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 FYI: Sailboat Rigging - 18 Standing and Running Rigging Terms Explained


Sailboat Rigging - 18 Standing and Running Rigging Terms Explained
By Jim Murrant

When you learn the names of the standing and running rigging on a yacht, you also need to understand the function that each fulfils. With this knowledge, you will be better able to make the right decision when part of the rigging is damaged and strain has to be transferred or removed without delay.

Standing rigging

The forestay prevents the mast falling backwards, determines the amount of permanent rake that is built into the rig and holds the luff of the headsails.

The backstay prevents the mast falling forward, pulls the top of the mast backwards when under pressure, and tightens the forestay so that it does not sag to leeward under the weight of the headsail.

The shrouds support the mast laterally and, when properly tuned, hold the mast upright. They also transmit the power of the sails to the hull through the chainplates.

The inner forestay , that is, the intermediate forestay or babystay, controls the amount of bend put into the mast between the crane and the deck, and is used to flatten the mainsail as wind increases.

The runners (running backstays) , or checkstays, take the pumping action out of the mast and are critical in preventing breakage. If properly set up they will help prevent the onset of vibration.

The boom vang really counts as a control, but I believe it has a function under standing rigging as well as running rigging in that it flattens the mainsail, pulls the boom down as well as pushing it forward, and so affects the control of mast bend.

Running rigging

The halyards haul sails up the mast to their effective positions and are then locked off on a cleat. The adjustment may be altered for light winds, by easing, or for heavy winds, by tightening.

The mainsheet controls the mainsail, and is also the longest component of the running rigging, a factor to remember when putting together a jury rig. The sheet is led through a car which can move up and down a track, called the traveller. The car is eased down the traveller as the first method of relieving weather helm. When this is no longer sufficient, the mainsail has to be reefed.

The only other controls of the main actually control the movement of the boom. One such control, the boom vang, is described above.

When running, the boom is prevented from moving up and down by a preventer (usually a four to one purchase which attaches to a shackle along the boom) put in such a position that when the boom is right out, the shackle is directly above the toe rail. The preventer then clips to another shackle, or a slot, at the toe rail and is pulled on hard to hold the boom firm, and to prevent an accidental jibe.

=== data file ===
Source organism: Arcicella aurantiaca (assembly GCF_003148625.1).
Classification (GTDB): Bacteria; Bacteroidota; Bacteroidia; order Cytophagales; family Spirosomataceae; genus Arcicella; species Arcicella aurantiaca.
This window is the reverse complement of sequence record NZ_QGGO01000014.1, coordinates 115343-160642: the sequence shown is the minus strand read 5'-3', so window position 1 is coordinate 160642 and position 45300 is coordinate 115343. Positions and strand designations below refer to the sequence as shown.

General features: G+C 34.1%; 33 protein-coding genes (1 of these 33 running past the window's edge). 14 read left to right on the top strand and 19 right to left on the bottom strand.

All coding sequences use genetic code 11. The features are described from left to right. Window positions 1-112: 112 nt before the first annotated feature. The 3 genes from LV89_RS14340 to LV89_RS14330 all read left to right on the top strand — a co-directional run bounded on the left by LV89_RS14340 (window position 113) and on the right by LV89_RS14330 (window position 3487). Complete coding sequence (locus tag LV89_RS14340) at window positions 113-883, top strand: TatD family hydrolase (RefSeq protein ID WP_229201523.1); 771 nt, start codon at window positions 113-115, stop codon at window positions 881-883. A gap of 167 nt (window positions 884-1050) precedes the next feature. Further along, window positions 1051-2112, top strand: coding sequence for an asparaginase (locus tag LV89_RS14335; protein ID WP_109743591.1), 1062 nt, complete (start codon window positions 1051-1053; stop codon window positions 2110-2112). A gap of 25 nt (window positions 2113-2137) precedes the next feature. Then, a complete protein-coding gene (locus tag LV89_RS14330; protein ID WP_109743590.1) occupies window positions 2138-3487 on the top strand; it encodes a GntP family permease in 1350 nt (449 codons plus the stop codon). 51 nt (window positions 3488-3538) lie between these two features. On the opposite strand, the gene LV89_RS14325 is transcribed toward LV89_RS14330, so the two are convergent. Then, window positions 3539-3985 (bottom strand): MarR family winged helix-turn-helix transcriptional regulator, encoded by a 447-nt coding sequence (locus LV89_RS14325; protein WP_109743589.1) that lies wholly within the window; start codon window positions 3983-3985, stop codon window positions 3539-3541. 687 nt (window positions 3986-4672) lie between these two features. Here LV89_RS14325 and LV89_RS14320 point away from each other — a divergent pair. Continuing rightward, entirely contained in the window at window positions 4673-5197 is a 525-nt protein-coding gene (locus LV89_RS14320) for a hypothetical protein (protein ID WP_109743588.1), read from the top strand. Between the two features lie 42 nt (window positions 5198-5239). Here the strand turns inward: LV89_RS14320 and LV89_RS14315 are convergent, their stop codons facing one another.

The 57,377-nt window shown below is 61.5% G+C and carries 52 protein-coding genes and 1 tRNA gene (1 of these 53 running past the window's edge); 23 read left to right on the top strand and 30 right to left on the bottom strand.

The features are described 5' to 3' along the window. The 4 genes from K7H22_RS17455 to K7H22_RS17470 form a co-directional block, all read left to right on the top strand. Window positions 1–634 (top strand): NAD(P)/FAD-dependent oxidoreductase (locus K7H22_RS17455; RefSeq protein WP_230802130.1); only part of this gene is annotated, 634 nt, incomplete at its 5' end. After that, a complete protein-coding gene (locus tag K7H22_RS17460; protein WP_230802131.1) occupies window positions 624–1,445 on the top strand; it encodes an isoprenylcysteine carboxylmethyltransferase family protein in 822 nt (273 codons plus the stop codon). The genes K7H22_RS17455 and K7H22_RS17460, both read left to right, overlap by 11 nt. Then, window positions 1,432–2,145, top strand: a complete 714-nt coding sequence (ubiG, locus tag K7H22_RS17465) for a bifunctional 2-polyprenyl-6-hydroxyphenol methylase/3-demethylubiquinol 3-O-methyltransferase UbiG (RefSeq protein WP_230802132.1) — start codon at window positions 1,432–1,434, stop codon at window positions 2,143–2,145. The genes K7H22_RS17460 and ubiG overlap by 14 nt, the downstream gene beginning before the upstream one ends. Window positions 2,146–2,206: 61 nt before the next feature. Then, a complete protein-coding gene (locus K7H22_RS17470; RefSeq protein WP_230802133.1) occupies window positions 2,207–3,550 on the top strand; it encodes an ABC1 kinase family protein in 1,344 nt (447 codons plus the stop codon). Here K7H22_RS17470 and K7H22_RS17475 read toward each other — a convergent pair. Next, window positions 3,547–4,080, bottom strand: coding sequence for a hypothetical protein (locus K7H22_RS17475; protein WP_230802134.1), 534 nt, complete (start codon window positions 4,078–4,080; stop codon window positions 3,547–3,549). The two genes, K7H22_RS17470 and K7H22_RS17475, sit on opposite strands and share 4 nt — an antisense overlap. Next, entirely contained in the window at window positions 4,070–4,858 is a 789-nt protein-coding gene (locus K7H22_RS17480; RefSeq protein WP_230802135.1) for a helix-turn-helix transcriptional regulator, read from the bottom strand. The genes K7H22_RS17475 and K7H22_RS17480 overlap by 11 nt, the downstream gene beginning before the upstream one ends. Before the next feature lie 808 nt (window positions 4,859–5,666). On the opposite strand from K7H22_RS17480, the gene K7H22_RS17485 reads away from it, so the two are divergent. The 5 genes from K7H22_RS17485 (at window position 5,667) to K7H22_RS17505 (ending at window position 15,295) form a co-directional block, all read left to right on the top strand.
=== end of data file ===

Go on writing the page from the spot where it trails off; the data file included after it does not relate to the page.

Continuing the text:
In some cases - usually when cruising - a foreguy ,and/or an afterguy is rigged to stop a jibe. These consist of a line led from the end of the boom and cleated off either forward or aft.

The jib sheets control the headsails. On the wind they are led through a track which is well inboard. Off the wind they should be led through a block on the leeward rail. Control between these two positions is achieved through the use of a barberhaul ,which pulls the sheet inboard.

The spinnaker is controlled by a sheet and a brace which are working and are called the sheet and brace (guy), but have attached another sheet and brace, which are not working and so are called the lazy sheet and lazy brace (guy). The brace (guy) attaches to the spinnaker at the outboard end of the spinnaker pole, and the sheet at the opposite clew. The lazy sheet is attached to the brace (guy) and the lazy brace (guy) to the sheet. The reason for the apparent doubling of the lines is that the lazy sheet and brace (guy) become the active controls after a jibe.

Another control of the spinnaker is the snotter - a whip or single open-sided block on the end of a line - which is hooked over the spinnaker sheet and/or brace and led through another block on the deck nearby, but in any case close to the spinnaker clew. When the line is tightened the sheet is hauled down tight, which prevents the death rolls. This system is used in heavy weather running.

All other sails are controlled by a halyard and a sheet, in the usual way.

Copyright 2008 Bevanda Pty Ltd

If you want to learn about sailing, Boat Handling 1 and 2 is a good place to start. Full details of the content of these two multimedia CDs are at http://www.theboatingbible.com/BoatHandling.htm Based on Jim's 60 years of sailing experience, the CDs include animations and video clips, as well as text and an interactive quiz on the sailing rules of the road.

To extend your knowledge of sailing terms, 1,000 are defined in Skipper & Crew, Knots and The Language of the Sea.

If you'd like to read more about sailing, visit our website where you'll find free articles, a blog and a weekly newsletter with tips and advice from Jim Murrant. See you there!

Visit The Boating Bible Manual of Seamanship today - http://www.theboatingbible.com

It's all about Sailing!

Article Source: http://EzineArticles.com/?expert=Jim_Murrant

Posted On Wednesday, December 31, 2008

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